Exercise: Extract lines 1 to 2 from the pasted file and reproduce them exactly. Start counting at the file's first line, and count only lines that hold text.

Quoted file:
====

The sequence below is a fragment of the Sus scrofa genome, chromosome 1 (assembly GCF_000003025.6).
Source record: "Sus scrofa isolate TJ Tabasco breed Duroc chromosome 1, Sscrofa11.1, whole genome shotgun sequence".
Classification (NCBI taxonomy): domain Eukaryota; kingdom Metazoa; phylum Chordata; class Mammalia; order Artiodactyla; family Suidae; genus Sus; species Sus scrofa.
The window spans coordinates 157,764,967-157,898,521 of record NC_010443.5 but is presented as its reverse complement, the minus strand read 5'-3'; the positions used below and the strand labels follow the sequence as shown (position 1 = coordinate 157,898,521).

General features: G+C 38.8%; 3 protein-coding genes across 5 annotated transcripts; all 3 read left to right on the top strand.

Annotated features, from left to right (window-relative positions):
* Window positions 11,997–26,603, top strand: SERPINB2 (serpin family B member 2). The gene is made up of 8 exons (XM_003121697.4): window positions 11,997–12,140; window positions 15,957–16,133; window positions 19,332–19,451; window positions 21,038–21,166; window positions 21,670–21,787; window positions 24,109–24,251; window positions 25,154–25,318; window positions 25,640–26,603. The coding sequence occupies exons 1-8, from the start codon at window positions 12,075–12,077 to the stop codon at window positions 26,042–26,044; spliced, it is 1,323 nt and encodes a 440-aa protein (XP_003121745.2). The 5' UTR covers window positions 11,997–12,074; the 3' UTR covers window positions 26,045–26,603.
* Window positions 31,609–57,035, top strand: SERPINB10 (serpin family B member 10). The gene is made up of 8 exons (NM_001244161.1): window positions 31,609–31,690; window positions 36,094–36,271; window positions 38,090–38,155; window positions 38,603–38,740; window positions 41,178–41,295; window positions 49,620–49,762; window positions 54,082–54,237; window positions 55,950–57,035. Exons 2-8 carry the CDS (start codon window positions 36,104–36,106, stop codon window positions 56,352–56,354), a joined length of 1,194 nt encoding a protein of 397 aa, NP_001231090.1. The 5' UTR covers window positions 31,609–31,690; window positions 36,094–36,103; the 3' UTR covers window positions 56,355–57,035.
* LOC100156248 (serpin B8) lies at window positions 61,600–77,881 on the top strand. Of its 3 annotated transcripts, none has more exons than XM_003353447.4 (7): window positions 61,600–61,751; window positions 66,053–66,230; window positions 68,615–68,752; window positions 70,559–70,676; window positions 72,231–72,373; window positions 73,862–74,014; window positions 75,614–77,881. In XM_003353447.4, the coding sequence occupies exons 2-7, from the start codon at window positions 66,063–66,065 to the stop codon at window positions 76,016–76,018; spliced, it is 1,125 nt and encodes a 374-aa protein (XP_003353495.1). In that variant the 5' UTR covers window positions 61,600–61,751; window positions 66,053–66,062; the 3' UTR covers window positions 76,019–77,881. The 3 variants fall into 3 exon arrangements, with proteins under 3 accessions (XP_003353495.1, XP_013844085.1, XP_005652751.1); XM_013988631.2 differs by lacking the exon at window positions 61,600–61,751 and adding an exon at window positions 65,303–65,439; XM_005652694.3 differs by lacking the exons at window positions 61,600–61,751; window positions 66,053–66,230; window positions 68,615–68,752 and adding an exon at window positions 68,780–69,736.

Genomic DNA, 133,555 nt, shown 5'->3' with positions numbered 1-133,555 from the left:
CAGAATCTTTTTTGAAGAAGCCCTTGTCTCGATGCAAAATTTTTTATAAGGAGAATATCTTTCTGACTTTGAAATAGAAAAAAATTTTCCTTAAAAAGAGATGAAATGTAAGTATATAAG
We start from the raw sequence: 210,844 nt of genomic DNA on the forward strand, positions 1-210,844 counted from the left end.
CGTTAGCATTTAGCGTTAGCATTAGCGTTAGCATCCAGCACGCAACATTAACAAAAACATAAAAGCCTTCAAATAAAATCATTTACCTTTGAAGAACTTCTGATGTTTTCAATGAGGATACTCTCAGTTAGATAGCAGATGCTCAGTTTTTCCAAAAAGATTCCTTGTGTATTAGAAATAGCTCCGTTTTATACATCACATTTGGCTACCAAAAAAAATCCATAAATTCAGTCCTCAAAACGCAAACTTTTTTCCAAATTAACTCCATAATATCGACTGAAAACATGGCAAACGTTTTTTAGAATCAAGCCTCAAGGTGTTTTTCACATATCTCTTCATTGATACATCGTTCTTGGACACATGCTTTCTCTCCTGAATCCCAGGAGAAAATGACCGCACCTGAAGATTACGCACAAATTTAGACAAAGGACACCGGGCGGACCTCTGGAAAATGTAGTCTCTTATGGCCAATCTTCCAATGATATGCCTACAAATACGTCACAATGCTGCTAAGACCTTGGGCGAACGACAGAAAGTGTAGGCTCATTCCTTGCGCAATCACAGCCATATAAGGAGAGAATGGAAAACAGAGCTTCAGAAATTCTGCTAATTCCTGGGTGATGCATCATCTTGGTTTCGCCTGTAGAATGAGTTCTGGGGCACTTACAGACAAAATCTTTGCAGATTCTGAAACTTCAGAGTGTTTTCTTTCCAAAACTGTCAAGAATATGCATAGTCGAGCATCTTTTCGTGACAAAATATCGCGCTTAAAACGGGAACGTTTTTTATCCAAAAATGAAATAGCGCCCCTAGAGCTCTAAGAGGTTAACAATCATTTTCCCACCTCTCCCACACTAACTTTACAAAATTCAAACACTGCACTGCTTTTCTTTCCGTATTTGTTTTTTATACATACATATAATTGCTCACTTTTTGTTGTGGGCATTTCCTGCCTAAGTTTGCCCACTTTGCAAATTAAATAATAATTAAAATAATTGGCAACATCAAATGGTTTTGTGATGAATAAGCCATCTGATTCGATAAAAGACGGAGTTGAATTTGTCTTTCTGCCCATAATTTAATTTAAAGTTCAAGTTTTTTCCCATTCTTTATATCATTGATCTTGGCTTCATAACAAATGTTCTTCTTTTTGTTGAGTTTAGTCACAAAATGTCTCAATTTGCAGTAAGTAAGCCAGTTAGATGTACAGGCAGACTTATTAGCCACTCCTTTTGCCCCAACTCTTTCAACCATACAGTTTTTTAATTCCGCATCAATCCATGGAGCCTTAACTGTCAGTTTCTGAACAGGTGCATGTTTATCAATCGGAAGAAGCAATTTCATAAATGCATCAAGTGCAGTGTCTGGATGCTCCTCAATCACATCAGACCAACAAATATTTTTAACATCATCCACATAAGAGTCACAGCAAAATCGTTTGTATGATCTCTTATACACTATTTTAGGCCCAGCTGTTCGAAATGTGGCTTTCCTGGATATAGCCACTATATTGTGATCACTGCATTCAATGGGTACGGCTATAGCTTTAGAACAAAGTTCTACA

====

The sequence below is a fragment of the Sus scrofa genome, chromosome 1 (assembly GCF_000003025.6).
Source record: "Sus scrofa isolate TJ Tabasco breed Duroc chromosome 1, Sscrofa11.1, whole genome shotgun sequence".